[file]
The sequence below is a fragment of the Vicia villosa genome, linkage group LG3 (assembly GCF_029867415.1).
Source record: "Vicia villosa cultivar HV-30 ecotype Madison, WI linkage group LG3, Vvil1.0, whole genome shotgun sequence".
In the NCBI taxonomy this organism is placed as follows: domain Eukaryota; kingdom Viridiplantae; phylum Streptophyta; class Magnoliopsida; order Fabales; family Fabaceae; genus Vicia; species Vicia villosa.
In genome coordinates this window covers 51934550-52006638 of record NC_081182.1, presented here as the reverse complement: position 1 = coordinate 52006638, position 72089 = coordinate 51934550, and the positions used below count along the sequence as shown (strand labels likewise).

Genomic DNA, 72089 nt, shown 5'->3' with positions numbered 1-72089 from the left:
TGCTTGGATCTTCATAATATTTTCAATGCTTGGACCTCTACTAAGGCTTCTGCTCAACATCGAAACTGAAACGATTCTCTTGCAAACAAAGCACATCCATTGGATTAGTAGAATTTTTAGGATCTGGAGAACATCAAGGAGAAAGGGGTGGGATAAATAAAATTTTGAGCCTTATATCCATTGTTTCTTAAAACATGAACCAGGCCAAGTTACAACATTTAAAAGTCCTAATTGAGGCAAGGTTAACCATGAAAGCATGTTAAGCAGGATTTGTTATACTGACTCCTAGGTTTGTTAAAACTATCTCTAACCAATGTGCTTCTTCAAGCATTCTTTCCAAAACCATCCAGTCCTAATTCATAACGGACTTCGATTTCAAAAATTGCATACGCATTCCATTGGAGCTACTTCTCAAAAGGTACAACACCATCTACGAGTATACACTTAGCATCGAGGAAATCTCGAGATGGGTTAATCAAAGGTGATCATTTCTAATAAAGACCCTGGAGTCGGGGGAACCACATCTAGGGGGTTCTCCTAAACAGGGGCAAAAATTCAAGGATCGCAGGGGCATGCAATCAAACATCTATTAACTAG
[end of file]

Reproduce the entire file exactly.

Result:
The sequence below is a fragment of the Vicia villosa genome, linkage group LG3 (assembly GCF_029867415.1).
Source record: "Vicia villosa cultivar HV-30 ecotype Madison, WI linkage group LG3, Vvil1.0, whole genome shotgun sequence".
In the NCBI taxonomy this organism is placed as follows: domain Eukaryota; kingdom Viridiplantae; phylum Streptophyta; class Magnoliopsida; order Fabales; family Fabaceae; genus Vicia; species Vicia villosa.
In genome coordinates this window covers 51934550-52006638 of record NC_081182.1, presented here as the reverse complement: position 1 = coordinate 52006638, position 72089 = coordinate 51934550, and the positions used below count along the sequence as shown (strand labels likewise).

Genomic DNA, 72089 nt, shown 5'->3' with positions numbered 1-72089 from the left:
TGCTTGGATCTTCATAATATTTTCAATGCTTGGACCTCTACTAAGGCTTCTGCTCAACATCGAAACTGAAACGATTCTCTTGCAAACAAAGCACATCCATTGGATTAGTAGAATTTTTAGGATCTGGAGAACATCAAGGAGAAAGGGGTGGGATAAATAAAATTTTGAGCCTTATATCCATTGTTTCTTAAAACATGAACCAGGCCAAGTTACAACATTTAAAAGTCCTAATTGAGGCAAGGTTAACCATGAAAGCATGTTAAGCAGGATTTGTTATACTGACTCCTAGGTTTGTTAAAACTATCTCTAACCAATGTGCTTCTTCAAGCATTCTTTCCAAAACCATCCAGTCCTAATTCATAACGGACTTCGATTTCAAAAATTGCATACGCATTCCATTGGAGCTACTTCTCAAAAGGTACAACACCATCTACGAGTATACACTTAGCATCGAGGAAATCTCGAGATGGGTTAATCAAAGGTGATCATTTCTAATAAAGACCCTGGAGTCGGGGGAACCACATCTAGGGGGTTCTCCTAAACAGGGGCAAAAATTCAAGGATCGCAGGGGCATGCAATCAAACATCTATTAACTAG